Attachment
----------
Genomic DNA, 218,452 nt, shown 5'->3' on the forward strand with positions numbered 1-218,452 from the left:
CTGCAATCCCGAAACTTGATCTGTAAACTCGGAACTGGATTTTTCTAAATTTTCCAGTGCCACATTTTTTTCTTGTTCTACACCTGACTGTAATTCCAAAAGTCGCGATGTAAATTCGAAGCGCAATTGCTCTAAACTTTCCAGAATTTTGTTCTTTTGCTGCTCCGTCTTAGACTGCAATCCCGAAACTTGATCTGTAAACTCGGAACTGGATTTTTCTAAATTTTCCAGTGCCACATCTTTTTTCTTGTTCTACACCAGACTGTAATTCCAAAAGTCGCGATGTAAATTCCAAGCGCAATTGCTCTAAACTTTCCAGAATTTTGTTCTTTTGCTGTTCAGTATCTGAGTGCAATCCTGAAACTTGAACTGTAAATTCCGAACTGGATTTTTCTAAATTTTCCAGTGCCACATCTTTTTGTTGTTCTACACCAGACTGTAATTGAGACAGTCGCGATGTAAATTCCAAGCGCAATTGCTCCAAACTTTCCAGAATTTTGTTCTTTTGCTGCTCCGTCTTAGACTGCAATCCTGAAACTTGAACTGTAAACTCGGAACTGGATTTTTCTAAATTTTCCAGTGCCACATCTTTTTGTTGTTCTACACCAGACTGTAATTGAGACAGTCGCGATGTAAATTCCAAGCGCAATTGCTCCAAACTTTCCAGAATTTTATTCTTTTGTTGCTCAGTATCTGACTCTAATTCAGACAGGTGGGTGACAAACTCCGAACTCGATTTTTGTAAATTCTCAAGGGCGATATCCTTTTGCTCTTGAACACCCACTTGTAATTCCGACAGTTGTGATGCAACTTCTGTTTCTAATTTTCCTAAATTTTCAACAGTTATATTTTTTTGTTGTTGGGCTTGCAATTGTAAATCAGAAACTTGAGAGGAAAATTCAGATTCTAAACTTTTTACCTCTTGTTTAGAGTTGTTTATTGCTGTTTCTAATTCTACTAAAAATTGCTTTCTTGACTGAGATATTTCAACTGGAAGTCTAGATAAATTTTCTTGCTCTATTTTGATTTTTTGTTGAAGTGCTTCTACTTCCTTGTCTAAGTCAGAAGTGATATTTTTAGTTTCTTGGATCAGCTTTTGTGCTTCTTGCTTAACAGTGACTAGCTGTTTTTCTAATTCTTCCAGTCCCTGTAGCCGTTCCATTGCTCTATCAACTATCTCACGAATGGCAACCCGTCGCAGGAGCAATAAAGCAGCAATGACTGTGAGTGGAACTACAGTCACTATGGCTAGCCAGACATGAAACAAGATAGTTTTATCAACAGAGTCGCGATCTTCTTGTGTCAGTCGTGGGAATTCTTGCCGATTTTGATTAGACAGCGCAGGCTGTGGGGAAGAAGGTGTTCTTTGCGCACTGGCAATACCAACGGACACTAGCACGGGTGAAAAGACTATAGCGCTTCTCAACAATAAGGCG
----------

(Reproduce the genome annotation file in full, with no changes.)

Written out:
Genomic DNA, 218,452 nt, shown 5'->3' on the forward strand with positions numbered 1-218,452 from the left:
CTGCAATCCCGAAACTTGATCTGTAAACTCGGAACTGGATTTTTCTAAATTTTCCAGTGCCACATTTTTTTCTTGTTCTACACCTGACTGTAATTCCAAAAGTCGCGATGTAAATTCGAAGCGCAATTGCTCTAAACTTTCCAGAATTTTGTTCTTTTGCTGCTCCGTCTTAGACTGCAATCCCGAAACTTGATCTGTAAACTCGGAACTGGATTTTTCTAAATTTTCCAGTGCCACATCTTTTTTCTTGTTCTACACCAGACTGTAATTCCAAAAGTCGCGATGTAAATTCCAAGCGCAATTGCTCTAAACTTTCCAGAATTTTGTTCTTTTGCTGTTCAGTATCTGAGTGCAATCCTGAAACTTGAACTGTAAATTCCGAACTGGATTTTTCTAAATTTTCCAGTGCCACATCTTTTTGTTGTTCTACACCAGACTGTAATTGAGACAGTCGCGATGTAAATTCCAAGCGCAATTGCTCCAAACTTTCCAGAATTTTGTTCTTTTGCTGCTCCGTCTTAGACTGCAATCCTGAAACTTGAACTGTAAACTCGGAACTGGATTTTTCTAAATTTTCCAGTGCCACATCTTTTTGTTGTTCTACACCAGACTGTAATTGAGACAGTCGCGATGTAAATTCCAAGCGCAATTGCTCCAAACTTTCCAGAATTTTATTCTTTTGTTGCTCAGTATCTGACTCTAATTCAGACAGGTGGGTGACAAACTCCGAACTCGATTTTTGTAAATTCTCAAGGGCGATATCCTTTTGCTCTTGAACACCCACTTGTAATTCCGACAGTTGTGATGCAACTTCTGTTTCTAATTTTCCTAAATTTTCAACAGTTATATTTTTTTGTTGTTGGGCTTGCAATTGTAAATCAGAAACTTGAGAGGAAAATTCAGATTCTAAACTTTTTACCTCTTGTTTAGAGTTGTTTATTGCTGTTTCTAATTCTACTAAAAATTGCTTTCTTGACTGAGATATTTCAACTGGAAGTCTAGATAAATTTTCTTGCTCTATTTTGATTTTTTGTTGAAGTGCTTCTACTTCCTTGTCTAAGTCAGAAGTGATATTTTTAGTTTCTTGGATCAGCTTTTGTGCTTCTTGCTTAACAGTGACTAGCTGTTTTTCTAATTCTTCCAGTCCCTGTAGCCGTTCCATTGCTCTATCAACTATCTCACGAATGGCAACCCGTCGCAGGAGCAATAAAGCAGCAATGACTGTGAGTGGAACTACAGTCACTATGGCTAGCCAGACATGAAACAAGATAGTTTTATCAACAGAGTCGCGATCTTCTTGTGTCAGTCGTGGGAATTCTTGCCGATTTTGATTAGACAGCGCAGGCTGTGGGGAAGAAGGTGTTCTTTGCGCACTGGCAATACCAACGGACACTAGCACGGGTGAAAAGACTATAGCGCTTCTCAACAATAAGGCG